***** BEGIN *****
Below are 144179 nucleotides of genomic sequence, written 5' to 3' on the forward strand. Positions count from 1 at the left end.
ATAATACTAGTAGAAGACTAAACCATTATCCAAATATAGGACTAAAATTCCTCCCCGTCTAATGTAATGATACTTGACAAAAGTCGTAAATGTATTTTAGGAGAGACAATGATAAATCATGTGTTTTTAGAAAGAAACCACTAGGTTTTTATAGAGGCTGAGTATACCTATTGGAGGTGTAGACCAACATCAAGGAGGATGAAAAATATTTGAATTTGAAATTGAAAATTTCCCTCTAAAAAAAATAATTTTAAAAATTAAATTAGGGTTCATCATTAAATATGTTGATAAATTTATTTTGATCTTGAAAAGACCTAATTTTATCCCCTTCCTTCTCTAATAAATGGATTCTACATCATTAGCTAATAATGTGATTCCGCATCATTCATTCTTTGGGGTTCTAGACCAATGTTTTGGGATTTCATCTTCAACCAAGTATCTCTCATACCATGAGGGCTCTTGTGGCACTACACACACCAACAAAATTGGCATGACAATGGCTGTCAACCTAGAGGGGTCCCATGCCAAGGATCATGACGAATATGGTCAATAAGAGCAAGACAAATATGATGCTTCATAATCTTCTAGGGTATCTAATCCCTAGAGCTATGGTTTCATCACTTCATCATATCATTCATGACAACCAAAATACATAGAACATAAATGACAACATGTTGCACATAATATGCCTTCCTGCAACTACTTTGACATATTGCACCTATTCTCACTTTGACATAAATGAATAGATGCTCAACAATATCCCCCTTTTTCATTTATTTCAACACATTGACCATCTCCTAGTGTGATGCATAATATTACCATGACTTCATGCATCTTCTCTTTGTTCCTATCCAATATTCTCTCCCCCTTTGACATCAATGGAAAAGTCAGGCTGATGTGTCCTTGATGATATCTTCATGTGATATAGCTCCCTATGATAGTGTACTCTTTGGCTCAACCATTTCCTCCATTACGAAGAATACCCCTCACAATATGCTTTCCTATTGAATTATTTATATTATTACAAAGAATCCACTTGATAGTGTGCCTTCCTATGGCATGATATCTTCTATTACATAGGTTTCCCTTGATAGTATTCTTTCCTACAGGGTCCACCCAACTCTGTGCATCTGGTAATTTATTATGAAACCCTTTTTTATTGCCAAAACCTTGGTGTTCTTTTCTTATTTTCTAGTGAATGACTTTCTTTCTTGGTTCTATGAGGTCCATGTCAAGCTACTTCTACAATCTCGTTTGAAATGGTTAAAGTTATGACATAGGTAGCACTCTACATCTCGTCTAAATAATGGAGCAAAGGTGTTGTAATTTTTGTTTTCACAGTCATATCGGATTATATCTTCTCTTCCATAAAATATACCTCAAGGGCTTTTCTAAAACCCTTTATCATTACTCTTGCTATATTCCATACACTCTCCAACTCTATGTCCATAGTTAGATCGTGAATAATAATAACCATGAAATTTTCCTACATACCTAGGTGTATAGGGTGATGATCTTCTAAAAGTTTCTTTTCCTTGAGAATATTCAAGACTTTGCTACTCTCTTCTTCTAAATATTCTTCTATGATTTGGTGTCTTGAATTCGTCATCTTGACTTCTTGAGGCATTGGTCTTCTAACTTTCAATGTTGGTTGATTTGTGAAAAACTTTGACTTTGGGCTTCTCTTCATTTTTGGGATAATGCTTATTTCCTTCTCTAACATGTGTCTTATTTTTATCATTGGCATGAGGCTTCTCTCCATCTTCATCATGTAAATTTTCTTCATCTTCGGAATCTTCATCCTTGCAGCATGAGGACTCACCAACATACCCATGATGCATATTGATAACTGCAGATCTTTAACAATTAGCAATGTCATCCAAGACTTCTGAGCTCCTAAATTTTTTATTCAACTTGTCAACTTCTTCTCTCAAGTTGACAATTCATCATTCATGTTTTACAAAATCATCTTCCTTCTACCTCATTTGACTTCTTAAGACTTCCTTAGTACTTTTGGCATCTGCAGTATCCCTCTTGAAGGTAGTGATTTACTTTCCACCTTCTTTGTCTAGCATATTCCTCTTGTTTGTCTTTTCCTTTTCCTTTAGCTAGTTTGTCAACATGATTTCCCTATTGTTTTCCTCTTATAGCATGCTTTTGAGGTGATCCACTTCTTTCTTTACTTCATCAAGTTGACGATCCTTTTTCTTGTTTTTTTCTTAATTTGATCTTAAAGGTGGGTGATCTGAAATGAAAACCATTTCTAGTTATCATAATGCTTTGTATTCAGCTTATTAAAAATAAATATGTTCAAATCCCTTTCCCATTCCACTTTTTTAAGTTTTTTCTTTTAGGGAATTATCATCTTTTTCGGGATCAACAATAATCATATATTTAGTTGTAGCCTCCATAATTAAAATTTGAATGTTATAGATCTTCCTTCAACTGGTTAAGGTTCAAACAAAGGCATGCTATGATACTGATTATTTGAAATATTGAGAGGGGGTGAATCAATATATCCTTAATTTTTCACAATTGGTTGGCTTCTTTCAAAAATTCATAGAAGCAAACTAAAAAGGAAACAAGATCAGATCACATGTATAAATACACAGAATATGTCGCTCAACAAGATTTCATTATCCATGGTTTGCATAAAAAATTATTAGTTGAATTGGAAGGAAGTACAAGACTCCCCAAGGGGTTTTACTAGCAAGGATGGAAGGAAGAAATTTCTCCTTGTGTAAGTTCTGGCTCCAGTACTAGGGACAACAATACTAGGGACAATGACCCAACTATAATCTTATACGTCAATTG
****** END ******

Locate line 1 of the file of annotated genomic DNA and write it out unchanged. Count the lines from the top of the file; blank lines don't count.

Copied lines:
Below are 144179 nucleotides of genomic sequence, written 5' to 3' on the forward strand. Positions count from 1 at the left end.